Think about it. How often do we hear the phrases – ‘be the bigger person’, ‘don’t stoop down to their level’, ‘take the higher road’. Phrases that infer that you will be the better person, the superior person for acting with ‘kindness’.
“there is no greater victory over the enemy than when they meet you with aggression you meet them with kindness.”
This quote pretty much sums up what I mean by forgiveness as a weapon. This all sounds nice and rosy when you first think about it. You may even ask yourself, ‘What’s wrong with that Mahyar?’ You are beating out those that have wronged you.’
Well, the problem is that this basic act that is meant to eradicate judgement and get rid of past ‘errors’ is instead being used to demean the other person or to make yourself out to be superior or self-righteous.
The person wrongs you. You ‘take the high road’ and forgive them. And then you make them feel as though they owe you because you were ‘kind’ enough and ‘good hearted’ enough to forgive them. This isn’t forgiveness. Nothing is let go and nothing is forgotten. It’s a transaction and it’s self-righteousness. It’s vindictiveness and we don’t even realize that we are doing it most of the time because most of us operate this way and it is taught to us as good and holy. So it is insidious too!
It’s a feeling of debt after you forgive someone. They owe you something AFTER you forgave them? Sounds like you never forgave them at all.
And what about the classic line, ‘I can forgive, but I can never forget’. It’s just the easy way of saying you are not ready to forgive.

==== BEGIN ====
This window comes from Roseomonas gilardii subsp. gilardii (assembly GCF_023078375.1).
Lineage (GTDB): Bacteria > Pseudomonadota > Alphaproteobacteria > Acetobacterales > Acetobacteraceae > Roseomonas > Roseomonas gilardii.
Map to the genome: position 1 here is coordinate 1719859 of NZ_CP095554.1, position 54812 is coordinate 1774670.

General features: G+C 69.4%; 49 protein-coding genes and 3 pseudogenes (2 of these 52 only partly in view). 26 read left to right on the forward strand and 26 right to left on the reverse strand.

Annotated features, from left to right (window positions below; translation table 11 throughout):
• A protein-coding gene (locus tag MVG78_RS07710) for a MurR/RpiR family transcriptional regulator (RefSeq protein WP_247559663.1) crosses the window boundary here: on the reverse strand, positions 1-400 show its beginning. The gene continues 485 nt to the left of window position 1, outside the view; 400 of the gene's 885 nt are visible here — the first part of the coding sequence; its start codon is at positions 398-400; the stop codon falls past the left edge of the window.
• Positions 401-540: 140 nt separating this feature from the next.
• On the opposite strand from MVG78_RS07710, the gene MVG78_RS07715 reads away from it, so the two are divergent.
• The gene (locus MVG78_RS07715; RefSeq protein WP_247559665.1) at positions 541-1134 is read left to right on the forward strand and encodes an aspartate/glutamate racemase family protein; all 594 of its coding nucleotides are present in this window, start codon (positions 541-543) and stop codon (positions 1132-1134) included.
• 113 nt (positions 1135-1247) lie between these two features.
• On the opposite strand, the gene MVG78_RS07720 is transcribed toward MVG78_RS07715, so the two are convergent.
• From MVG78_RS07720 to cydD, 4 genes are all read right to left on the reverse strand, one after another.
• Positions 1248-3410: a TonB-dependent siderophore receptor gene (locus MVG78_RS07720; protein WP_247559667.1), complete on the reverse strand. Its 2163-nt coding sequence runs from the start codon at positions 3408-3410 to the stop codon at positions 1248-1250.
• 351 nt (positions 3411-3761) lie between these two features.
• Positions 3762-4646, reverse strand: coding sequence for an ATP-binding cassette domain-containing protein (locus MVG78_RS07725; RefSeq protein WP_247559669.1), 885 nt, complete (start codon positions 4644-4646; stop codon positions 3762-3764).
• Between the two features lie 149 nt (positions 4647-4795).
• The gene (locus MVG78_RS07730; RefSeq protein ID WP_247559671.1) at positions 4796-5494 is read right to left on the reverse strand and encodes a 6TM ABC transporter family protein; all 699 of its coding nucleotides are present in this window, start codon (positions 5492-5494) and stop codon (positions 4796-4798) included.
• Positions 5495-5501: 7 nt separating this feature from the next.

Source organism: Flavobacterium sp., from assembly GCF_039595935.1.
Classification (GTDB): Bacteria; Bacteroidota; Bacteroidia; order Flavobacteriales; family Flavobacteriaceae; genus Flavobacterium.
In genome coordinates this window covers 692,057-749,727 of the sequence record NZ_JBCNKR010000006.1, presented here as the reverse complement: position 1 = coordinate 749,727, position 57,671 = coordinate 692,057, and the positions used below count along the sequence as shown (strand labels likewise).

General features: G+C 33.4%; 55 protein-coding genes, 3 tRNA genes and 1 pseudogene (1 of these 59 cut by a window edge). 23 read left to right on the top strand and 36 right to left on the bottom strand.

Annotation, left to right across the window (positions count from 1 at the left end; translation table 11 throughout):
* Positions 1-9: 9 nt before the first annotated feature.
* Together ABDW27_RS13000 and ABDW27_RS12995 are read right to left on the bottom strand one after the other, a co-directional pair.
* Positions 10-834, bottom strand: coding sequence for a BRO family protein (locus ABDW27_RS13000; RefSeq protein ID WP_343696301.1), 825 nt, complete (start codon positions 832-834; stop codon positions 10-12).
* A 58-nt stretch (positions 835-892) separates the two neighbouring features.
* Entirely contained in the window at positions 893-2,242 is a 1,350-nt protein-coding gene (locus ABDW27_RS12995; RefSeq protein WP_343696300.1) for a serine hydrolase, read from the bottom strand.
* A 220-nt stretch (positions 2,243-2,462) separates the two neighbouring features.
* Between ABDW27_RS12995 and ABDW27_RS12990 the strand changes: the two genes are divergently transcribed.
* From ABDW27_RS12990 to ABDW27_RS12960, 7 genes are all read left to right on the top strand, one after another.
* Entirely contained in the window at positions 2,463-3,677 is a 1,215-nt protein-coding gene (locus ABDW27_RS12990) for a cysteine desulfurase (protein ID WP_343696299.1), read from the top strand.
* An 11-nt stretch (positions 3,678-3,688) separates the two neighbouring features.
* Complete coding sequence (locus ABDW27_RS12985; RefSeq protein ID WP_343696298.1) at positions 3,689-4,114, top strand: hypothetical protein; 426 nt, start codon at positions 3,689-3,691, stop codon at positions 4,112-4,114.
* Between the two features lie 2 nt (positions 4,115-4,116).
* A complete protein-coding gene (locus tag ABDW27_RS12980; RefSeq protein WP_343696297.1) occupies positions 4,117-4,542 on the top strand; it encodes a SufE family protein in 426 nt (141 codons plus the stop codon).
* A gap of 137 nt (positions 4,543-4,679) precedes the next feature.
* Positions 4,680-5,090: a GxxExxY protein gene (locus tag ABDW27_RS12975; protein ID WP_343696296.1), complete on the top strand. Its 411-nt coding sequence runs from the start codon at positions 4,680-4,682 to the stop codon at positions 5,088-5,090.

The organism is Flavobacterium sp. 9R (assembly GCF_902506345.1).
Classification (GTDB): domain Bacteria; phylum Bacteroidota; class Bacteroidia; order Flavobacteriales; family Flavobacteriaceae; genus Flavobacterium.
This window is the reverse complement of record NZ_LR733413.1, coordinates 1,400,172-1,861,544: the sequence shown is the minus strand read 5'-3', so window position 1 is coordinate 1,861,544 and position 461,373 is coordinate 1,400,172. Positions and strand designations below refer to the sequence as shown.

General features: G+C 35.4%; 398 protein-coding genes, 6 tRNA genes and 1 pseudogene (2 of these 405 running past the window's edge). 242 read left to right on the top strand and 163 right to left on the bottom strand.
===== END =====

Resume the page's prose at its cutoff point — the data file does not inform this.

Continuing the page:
Now I am especially guilty of acting this way and I am quite ready to admit that. For so long ( and I’m sure I still do this if I don’t consciously notice it) I used forgiveness as a tool to make myself better than the people who wronged me or ‘ruined’ me. Had I really found it in my heart the love required to forgive those that had hurt me so bad?
No. It was just a bunch of horse shit. I hadn’t forgiven anyone. I was just giving my ego something to jerk off to because now I can be happy with myself for being such a ‘good person’. And the worst part of it all, that resentment, that anger, that feeling that you are owed something which forgiveness is supposed to get rid of, stays with you… only this time, you don’t know about it.
What I am starting to understand is that any type of forgiveness that makes you feel morally or emotionally superior to others is not real forgiveness at all. Any type of forgiveness that doesn’t erase all past sins is not real forgiveness at all.
‘You have to keep breaking your heart until it opens’ – Rumi
Now that I have explained what forgiveness is not, I’d like to try to explain what I am starting to understand as to what forgiveness really is.
Real forgiveness is realizing that you had no right to judge others in the first place.
Real forgiveness is understanding people, especially ourselves, make mistakes but that is not who they are. It also means staying objective because we don’t want a ‘fool me once, fool me twice’ to happen. Understand what people are and aren’t capable of but do not judge their worth by it.
Real forgiveness is a feeling of lightness after the burden of holding something against someone is lifted off your mind and soul. I liken this feeling to the Rumi quote I mentioned above. When I start to send love and good will towards those who I perceive as having wronged me, it is almost like the plaster mold of the grudge that has formed around my chest and makes me feel heavy starts to crack a little bit.
The more and more this plaster molding cracks, the more my light shines through, the lighter I feel and the more at peace I am.
It’s time to ask yourself – have you really forgiven lately?